One thing that has surprised me over the past year has been how differently one is received on their bike by a fellow cyclist and how tribal the reception can be.
I typically ride in what bikesnobnyc might call “retro-fred” style. Some form of T-shirt, mountain bike shorts, and sneakers. If you have seen Time Traveling T Shirt Wearing Retro Fred From The Planet Tridork… you are most of the way there. No cycling jersey, no aero helmet, no specialty eyewear, no specialty shoes. Last year I was using clipless pedals and shoes, but I was getting pressure points and numbness in one foot. Switching back to good platforms and light hikers solved the problem. As well, I don’t notice a performance difference. So much the better. My bike is a bit of a mutant, cyclocross-style setup, fenders, blinky light…Kinda like a commuter setup with no storage.
What I noticed first was that “serious” cyclists with “serious” clothing and “serious” eyewear would not even give a courtesy wave on the road. Apparently they were too busy being “serious”. Then I noticed that if there was any kind of exchange it reeked of a kind of condescension… Like a “I’ll wave back when you get a retro Colagno team shirt and some real shoes” kind of vibe. Real or not, I still notice it. I guess the deal is that if you aren’t a Lance-bot, you are not in the Lance-bot tribe, and don’t get the Lance-bot secret handshake. I am not in the Lance-bot tribe, so fair enough.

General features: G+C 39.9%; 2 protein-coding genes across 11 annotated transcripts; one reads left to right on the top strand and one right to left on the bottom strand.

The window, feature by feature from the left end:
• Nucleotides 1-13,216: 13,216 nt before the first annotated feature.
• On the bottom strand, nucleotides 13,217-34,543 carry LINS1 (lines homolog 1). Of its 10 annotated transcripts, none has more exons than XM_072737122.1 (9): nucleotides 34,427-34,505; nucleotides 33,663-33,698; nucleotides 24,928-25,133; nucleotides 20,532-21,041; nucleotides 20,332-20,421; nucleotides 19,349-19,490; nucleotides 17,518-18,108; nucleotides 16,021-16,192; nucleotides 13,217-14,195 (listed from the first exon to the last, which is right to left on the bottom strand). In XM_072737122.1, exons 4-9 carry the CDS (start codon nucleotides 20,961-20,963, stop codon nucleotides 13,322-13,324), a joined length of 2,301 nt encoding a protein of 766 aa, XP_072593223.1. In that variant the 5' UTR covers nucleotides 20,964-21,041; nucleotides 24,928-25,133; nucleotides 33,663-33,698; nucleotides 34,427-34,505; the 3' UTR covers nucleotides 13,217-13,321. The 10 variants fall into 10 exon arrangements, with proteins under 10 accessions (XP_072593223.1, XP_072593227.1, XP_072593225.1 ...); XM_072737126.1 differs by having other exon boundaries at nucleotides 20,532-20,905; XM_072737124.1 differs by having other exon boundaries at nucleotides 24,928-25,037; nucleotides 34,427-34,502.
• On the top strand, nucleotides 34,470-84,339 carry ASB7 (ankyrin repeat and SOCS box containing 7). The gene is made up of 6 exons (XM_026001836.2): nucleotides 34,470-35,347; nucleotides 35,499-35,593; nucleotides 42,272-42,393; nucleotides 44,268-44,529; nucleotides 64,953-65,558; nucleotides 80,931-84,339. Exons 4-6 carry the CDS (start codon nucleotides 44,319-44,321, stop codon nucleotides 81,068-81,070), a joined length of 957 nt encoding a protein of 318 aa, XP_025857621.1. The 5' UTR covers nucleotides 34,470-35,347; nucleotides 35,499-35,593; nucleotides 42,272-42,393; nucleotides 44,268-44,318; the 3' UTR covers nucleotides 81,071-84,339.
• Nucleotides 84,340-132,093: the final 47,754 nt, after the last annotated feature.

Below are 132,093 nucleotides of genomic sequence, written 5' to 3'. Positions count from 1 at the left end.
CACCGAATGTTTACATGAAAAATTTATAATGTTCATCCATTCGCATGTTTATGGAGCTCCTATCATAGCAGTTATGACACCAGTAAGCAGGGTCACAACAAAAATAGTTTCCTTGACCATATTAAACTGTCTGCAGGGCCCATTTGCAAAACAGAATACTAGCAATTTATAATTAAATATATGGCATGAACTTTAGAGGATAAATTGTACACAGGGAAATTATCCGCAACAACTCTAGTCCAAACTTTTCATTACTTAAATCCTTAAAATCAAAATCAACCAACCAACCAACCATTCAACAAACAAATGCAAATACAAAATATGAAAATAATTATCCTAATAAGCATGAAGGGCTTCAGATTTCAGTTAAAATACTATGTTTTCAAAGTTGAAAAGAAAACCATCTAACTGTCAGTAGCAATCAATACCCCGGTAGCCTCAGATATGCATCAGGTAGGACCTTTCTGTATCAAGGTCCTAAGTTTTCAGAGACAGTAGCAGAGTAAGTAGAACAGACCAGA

What I am is a guy who rides for fun and exercise, and rides with visibility and safety as a priority. The roads I ride on are twisty and relatively narrow and you want any kind of edge to allow drivers to see and avoid you. Helmet, bright colors, blinky light… I also have a tendency to wave or say hi to anyone else I see on a bike. Which led me to observation #2: The bike-ninja wearing black sweats and a black concert shirt with no helmet is also telling me that I am not in his tribe… I see more of these folks on bike paths, but they are all over. Dark clothing, no helmet, no lights, no reflectors… and taking a nice evening ride on a busy roadway. Regardless… I wave, they have the same response as the Lance-bot tribe… which is *none*.
The weird part is that the bike-ninja, or “even more casual than me” cyclist, sees me as the spandex guy because I took the time to think out my wardrobe at all. All I’m trying to do is avoid becoming bumper bait, but really I am just another notch up the “spandex mafia” food chain. Which is probably right. I own bike shorts! I am just one major cycling apparel choice away from capo de regime level fred-ness!
I may have been naive enough to see “people who like to ride a bike” as one fairly well integrated tribe. No. No such luck. And it would seem that with every bike subculture (aka marketing segment) the result is more fragmentation. (Don’t even get me started about the urban-fixie scene. I love the idea, and most are good riders, but every YouTube vid of a messenger wannabee blowing through red lights and crosswalks while riding the wrong way on a city street just makes them part of the problem.) That fragmentation may help marketers of bike lifestyle products, but I think it really puts a dent in the ability of cyclists to work toward safer streets, better bike paths, bike-lock facilities, and the other things that ALL bike people would use.
So when you see another bike person, don’t feel like you can’t wave, say hi, or throw a half full kinger of Bud at them! It’s all good!